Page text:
BEING A GOOD GUY
Bypassing the devoted allegiance of millions of people towards Harrison Ford as an icon-like impersonification of a positive character, a living synonym of the adventure of his era, the very first minutes of ‘The fugitive’ story foster the mysterious murder with unobvious detective puzzle. Equally, the attentive viewer benefits from the parallel montage, a means of swapping the protagonist, in his bloodied shirt, with a retrospective of the previous eve and the crime itself. As far as we experience the fact, that doctor Richard Kimble clashed with the murderer of his wife, the story pushes forward a contrast between the indeed tragedy and true image of the main character on the one hand and formed the public opinion (within this cinematic universe) on the other. The prologue scenes demonstrate good faith with the audience with no ace in one’s narrative sleeve. Moments after the initial doubts, we fully entrust our belief to Harrison Ford’s character, and the story is to be rendered through the prism of Richard Kimble.
Regardless all of a heap of the experienced tragedy, the emotional and physical exhaustion, exacerbation of the public mind, breach of justice and biased attitude, the start of a manhunt and deprivation of all the privileges, doctor Richard Kimble does not harden his heart against the whole world and other people. He distances himself from becoming a real criminal with assorted actions. At the moment of Kimble’s escapade, the doctor had been exposed to public humiliation and ostracism both by the powers of the legal system and mass media, left face to face with own powerlessness, separated from his friends and craft, finally his home. Therewith, Richard remains ‘a good guy’, a man with virtues and principles, who used to live to pay care to other individuals for all his mature life. Even under the threat to lose his life, being a fugitive beyond the law, he is true to oneself in saving lives: of the wounded officer and later a boy: two strange people to Richard Kimble.
Doctor Kimble stinks in taking a life for the sake of his salvation, which comes to the light due to a memorable scene within a dam tube when a convicted felon does not inflict harm to a U.S. Marshall. Regardless of the revealing of the truth about the indeed perpetrators and murderers in the final scenes, Richard does not dare to take the law into own hands and kill either Frederick Sykes or dr. Charles Nichols. As the story goes to the end, Richard says: ‘They killed my wife’, thus drawing a line the fact, who should be treated as criminals. One can make an argument, that Richard escaped from custody, performed picking and stealing, falsified the ID to enter the hospital, and finally broke into the apartment of Sykes. At the same time, this breaking of the law fails to characterize Richard as a criminal. Relatedly the very fact of his escapade should be regarded as the only way to find the indeed murderers of Mrs. Kimble and to clear one’s name, finally, to save one’s life from the death penalty for the crime, Kimble never committed.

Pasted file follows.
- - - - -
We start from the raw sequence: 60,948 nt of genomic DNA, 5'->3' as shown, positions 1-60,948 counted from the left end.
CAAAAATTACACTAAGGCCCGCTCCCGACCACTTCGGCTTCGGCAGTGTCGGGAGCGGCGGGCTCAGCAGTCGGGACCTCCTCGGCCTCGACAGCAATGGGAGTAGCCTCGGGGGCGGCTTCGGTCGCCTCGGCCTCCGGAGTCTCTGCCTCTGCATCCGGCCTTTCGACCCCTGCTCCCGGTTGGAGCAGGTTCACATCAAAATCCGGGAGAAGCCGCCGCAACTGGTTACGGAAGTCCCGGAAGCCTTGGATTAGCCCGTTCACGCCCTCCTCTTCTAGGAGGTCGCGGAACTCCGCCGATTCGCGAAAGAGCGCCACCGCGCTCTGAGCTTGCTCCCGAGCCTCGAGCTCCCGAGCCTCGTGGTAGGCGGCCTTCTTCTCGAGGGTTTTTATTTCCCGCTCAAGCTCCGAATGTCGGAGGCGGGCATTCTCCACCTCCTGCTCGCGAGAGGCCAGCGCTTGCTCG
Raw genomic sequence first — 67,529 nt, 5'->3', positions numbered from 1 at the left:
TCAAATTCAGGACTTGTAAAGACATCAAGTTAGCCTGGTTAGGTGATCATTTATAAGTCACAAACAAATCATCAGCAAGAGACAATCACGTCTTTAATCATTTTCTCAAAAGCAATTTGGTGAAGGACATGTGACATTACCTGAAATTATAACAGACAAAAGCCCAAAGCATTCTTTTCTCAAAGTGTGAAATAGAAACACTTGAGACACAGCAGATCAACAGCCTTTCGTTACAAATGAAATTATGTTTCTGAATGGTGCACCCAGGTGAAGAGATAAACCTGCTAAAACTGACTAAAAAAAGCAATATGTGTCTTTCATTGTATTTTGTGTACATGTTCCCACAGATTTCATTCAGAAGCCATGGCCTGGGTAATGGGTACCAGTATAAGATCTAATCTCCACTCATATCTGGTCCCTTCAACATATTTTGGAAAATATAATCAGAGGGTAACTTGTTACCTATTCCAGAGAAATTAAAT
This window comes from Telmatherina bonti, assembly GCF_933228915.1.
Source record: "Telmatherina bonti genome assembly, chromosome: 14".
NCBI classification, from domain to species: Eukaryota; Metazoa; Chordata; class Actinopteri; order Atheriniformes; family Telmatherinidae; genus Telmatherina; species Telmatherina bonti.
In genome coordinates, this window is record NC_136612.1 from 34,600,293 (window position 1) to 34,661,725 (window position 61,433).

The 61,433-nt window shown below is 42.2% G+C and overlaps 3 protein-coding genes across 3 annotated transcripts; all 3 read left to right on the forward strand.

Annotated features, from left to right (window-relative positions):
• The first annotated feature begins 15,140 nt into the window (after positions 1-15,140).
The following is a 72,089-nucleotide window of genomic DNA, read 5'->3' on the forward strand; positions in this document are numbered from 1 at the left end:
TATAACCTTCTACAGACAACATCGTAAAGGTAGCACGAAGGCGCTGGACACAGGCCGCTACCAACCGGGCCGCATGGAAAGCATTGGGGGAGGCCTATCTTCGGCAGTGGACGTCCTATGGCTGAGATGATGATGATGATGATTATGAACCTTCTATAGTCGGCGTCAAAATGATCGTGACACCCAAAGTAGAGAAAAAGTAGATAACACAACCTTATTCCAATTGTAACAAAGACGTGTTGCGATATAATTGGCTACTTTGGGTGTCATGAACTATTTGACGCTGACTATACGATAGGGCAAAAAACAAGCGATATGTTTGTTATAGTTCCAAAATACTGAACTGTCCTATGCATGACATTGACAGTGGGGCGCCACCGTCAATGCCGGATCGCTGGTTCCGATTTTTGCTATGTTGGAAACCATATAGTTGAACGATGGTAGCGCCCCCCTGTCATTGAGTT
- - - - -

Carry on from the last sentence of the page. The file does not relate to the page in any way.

Richard Kimble finds oneself to be an obstinate individual, trust no chances, and have rare reliance on other people not to run them into danger. Richard does not rely on good timing holds up well in contrast to almost every circumstance facing his battle for truth. Summing up, the personal identity of the main character gets the better of the fact, that Kimble’s cinematic image has become the iconic one. ‘Does this guy ever quit?’. All while being in advance of his chasers, Richard pushes Marschall Gerard to breathe a new life into the underlying circumstances of the case to force investigation with a vengeance. On the one hand, the ‘case closed’ is being reexamined by U.S. marshalls and by the Doctor himself on the other. One step at a time, they dig to the roots of the missed clues, previously omitted in favor of the more obvious verdict, easy one for the Chicago police.
Each of two principal characters acts as a master in his craft, faithful to their principles, and granted responsibility. U.S. Marshal Gerard keeps on going at the tail of convicted felon, sidelining an attempt to deep into Kimble’s motives as well as into the background of the old case. Doctor Kimble is being depicted as no less than an ace of a neurosurgeon, has been praised by his colleges for years. In a meaningful contrast to Charles Nichols, who betrayed a best friend (Richard) and killed another one (Helen) to conceal the dangerous drug side effects for the sake of one’s profiteering, Kimble is clean-handed enough not to stand aside with the truth. Richard’s true purpose in life is to save lives even with the fact that he is a wealthy and praised surgeon. He deserves credits with a scene of self-treatment, later with his care about the wounded officer and, finally, with the iconic scene and the help to a boy. This last example is known as one of the most recognized ‘good deeds’ in movie history and plays the role of a final flourish for the image of Richard Kimble as a ‘goodie’. You will never find him ‘ he’s too smart’ – another portraiture, which leads us to the admiration about the escapee.
REMAKING THE PUBLIC MIND